Here at Backupify, we consume many web APIs. Since we are in the process of building our own API, I thought it would be useful to list some of the features we consider important from a usability standpoint (think UX for APIs). Hopefully this will spur some discussion to help us address other usability concerns prospective developers might have.
Don’t reinvent the wheel here. If you use something standard, then developers will be familiar with it and be quicker to get up to speed. Even with a complex standard like OAuth, using a third-party toolkit means that after you’ve done it once, it’s pretty trivial thereafter.
Being rigorous about your API versioning can only benefit your users. No one likes to have their code mysteriously break on them due to changes in an API. That said, there are ways to make providing a versioned API easier for your users (as well as easier on yourself).
- Fork a new (major) version whenever there is a breaking change – this includes behavior- or field-modification or removal.
- Bump a minor version number for non-breaking changes (behavior or field additions), as a courtesy to your users. Typically you’ll only let the user select a major version of the API to use, but you can let them know the minor version in the response.
- Allow multiple ways to specify version – i.e. request headers (more restful) and URLs (more user-friendly)
- Provide a way for users to always employ just the latest version of your API (default version to latest).
- Make it easy for code to tell what version of an API is being used – i.e. version string in response header, and git checksums for the minor version.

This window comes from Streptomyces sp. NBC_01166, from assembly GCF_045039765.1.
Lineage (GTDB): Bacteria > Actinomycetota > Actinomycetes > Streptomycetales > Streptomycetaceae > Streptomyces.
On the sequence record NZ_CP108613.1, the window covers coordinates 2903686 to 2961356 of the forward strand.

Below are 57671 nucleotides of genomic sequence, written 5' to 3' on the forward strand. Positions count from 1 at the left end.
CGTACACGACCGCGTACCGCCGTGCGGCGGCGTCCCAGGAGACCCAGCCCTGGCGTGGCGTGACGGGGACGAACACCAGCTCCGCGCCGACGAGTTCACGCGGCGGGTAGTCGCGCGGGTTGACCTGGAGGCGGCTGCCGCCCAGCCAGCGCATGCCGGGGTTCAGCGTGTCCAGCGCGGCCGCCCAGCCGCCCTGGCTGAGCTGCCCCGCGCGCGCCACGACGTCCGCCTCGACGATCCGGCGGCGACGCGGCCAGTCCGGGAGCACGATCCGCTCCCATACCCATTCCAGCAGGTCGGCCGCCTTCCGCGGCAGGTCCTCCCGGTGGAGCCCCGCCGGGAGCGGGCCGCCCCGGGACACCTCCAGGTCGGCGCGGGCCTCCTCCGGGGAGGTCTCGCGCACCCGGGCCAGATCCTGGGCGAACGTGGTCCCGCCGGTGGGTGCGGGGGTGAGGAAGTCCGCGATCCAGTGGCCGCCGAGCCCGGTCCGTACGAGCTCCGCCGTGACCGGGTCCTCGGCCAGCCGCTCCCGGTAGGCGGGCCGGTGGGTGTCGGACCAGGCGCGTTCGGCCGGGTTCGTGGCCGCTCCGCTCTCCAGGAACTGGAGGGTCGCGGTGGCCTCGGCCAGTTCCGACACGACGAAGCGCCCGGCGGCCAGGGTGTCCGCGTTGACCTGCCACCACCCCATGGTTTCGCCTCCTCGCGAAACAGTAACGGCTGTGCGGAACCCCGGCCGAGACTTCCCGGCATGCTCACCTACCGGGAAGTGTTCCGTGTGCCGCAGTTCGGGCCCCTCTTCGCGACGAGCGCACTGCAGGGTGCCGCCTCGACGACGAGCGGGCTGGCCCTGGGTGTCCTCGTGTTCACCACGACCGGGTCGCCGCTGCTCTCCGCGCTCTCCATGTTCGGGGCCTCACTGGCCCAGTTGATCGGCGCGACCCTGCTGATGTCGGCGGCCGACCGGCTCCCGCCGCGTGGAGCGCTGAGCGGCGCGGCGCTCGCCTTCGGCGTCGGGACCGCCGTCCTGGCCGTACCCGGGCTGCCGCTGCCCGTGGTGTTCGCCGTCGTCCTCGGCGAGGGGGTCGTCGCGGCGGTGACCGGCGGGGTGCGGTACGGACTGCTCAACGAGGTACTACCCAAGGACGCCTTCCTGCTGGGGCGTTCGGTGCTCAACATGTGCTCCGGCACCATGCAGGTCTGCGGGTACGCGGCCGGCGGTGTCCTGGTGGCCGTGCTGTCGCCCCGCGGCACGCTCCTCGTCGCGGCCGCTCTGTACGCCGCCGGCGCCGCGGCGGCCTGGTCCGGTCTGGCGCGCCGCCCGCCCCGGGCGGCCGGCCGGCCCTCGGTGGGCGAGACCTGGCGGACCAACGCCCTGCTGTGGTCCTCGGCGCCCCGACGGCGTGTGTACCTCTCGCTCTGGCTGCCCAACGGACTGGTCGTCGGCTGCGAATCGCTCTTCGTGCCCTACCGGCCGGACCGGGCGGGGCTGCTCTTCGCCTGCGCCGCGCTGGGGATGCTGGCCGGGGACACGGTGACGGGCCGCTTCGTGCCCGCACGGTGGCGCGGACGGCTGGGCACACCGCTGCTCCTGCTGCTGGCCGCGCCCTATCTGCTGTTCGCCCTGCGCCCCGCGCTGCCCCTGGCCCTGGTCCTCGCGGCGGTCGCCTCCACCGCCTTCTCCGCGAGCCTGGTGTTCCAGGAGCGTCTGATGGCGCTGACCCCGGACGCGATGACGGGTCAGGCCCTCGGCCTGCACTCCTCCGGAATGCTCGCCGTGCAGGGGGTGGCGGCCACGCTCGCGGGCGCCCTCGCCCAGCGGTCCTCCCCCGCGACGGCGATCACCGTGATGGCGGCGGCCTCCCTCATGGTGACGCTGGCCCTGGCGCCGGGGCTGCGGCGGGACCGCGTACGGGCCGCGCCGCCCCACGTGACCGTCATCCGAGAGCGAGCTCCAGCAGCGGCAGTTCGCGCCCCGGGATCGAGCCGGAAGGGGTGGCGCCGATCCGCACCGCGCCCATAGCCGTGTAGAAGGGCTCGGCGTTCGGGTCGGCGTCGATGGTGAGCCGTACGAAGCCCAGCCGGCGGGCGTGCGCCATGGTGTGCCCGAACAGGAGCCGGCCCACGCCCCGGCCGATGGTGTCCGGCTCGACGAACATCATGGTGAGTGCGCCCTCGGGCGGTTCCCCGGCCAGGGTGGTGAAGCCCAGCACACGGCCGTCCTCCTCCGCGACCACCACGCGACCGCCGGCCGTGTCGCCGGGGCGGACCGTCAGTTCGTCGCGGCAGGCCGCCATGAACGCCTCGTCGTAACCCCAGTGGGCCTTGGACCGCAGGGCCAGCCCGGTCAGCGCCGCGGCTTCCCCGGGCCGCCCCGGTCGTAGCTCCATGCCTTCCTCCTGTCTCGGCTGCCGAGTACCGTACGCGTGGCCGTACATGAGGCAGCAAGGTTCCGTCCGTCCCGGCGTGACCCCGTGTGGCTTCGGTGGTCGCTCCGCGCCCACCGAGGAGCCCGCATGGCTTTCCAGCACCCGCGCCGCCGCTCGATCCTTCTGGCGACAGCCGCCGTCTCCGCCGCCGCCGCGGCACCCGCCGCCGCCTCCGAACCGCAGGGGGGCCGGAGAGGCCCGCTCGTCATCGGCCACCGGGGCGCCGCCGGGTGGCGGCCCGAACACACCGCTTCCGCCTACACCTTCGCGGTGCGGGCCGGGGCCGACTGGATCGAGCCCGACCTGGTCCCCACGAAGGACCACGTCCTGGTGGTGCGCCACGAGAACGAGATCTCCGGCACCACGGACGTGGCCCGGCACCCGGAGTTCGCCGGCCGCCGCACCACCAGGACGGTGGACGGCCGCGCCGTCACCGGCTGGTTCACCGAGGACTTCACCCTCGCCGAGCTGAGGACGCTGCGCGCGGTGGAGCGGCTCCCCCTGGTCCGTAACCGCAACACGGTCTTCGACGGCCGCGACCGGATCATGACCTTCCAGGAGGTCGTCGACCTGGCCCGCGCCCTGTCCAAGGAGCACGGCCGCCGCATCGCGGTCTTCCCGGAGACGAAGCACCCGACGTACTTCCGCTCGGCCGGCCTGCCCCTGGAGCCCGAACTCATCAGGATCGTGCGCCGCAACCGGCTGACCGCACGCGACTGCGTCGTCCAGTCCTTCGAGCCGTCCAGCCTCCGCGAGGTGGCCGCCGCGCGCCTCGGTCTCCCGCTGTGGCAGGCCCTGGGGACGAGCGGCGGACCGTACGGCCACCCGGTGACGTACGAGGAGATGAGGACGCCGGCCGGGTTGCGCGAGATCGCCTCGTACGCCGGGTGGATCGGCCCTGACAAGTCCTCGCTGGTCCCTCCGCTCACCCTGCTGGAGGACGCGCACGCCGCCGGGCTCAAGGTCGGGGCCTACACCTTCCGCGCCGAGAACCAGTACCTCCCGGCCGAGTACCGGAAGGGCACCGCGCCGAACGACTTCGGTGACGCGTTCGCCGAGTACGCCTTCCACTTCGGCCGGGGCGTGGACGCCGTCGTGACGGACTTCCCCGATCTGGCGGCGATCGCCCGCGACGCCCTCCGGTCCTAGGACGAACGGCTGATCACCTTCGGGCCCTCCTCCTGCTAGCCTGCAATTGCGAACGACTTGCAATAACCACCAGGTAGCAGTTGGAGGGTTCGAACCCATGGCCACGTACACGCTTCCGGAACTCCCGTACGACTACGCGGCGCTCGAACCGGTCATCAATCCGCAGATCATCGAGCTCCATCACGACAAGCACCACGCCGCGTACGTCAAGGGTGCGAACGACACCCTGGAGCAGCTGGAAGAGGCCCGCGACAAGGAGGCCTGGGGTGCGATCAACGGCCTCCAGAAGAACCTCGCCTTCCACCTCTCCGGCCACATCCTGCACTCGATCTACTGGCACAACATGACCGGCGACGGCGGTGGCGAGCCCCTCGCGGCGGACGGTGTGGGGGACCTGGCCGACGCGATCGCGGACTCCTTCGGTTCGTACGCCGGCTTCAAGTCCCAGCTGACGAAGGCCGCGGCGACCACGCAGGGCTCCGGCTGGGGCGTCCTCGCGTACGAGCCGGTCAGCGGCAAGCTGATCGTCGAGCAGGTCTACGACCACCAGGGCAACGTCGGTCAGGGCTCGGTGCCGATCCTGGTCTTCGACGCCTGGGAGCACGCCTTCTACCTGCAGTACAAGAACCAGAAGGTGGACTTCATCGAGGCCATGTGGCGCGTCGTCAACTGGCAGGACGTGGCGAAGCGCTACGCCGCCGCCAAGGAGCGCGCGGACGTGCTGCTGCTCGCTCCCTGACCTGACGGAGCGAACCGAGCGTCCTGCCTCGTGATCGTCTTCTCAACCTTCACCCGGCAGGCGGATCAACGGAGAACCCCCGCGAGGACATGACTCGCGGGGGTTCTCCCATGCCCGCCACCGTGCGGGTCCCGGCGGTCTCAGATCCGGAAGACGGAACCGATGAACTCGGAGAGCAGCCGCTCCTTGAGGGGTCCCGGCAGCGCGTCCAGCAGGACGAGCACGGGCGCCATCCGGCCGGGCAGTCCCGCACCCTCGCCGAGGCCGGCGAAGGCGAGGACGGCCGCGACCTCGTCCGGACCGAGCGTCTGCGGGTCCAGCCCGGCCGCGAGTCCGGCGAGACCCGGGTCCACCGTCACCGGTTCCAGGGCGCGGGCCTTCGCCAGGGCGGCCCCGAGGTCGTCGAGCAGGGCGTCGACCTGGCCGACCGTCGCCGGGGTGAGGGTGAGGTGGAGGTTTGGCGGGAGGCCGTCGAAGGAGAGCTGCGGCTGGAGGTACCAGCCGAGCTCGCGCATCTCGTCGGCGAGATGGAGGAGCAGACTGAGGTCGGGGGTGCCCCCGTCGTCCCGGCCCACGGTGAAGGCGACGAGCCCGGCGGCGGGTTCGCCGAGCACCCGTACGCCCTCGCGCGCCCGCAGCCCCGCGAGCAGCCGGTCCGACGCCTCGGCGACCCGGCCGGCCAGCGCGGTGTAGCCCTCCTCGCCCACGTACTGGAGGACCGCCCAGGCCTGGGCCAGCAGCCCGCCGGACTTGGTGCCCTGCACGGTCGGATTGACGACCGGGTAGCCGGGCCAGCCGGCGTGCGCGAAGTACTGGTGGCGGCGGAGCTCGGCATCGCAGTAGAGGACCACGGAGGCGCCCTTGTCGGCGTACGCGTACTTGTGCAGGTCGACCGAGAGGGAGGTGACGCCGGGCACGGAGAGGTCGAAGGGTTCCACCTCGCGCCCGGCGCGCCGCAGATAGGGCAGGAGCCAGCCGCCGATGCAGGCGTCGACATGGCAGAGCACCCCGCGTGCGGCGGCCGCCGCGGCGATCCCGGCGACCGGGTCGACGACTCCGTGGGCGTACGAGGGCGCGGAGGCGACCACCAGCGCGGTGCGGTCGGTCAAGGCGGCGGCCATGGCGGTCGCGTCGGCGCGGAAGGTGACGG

- Have a well-documented phase-out period for old API versions, and actually stick to it.
3. Response Headers
Response headers are a convenient place to stick information that you’d like your users to see on every request. They’re also a good place to put operational data like the major.minor version string and throttling limits, e.g.
$ curl -i http://api.myapp.com
HTTP/1.1 200 OK
Status: 200 OK
X-OAuth-Scopes: read, write
I’m not sure if the above header names are de-facto standards, but github uses them, so that’s good enough for me.
If you have to throttle requests, make it easy to determine limits. Response headers are my preferred location for this data. API endpoints also work for this, but make sure they don’t count against the API limit.
When possible, it’s nice to allow the user to select what data format they want to receive the response in, with a reasonable default. Using a document builder pattern helps a lot here. For example, in a ruby project, the rabl gem makes it very easy to provide both XML and JSON(p) output formats. You should also make sure to format exceptional/error response in the same format the data was requested in to make it easier for your users to see/parse those responses without parse exceptions.
6. Consistent parameter naming
If you have pagination parameters on some API calls, make those parameters the same for all API calls that need it. Likewise, any other cross-cutting parameters should be consistent across your API.
This is key. Document all the endpoints and data formats, across versions, highlighting changes between versions. It’s also very nice to provide a live console for API exploration against real data.
Are there other elements of a successful API you think we missed? Do you disagree with some of our API standards? We welcome your feedback in the comments section.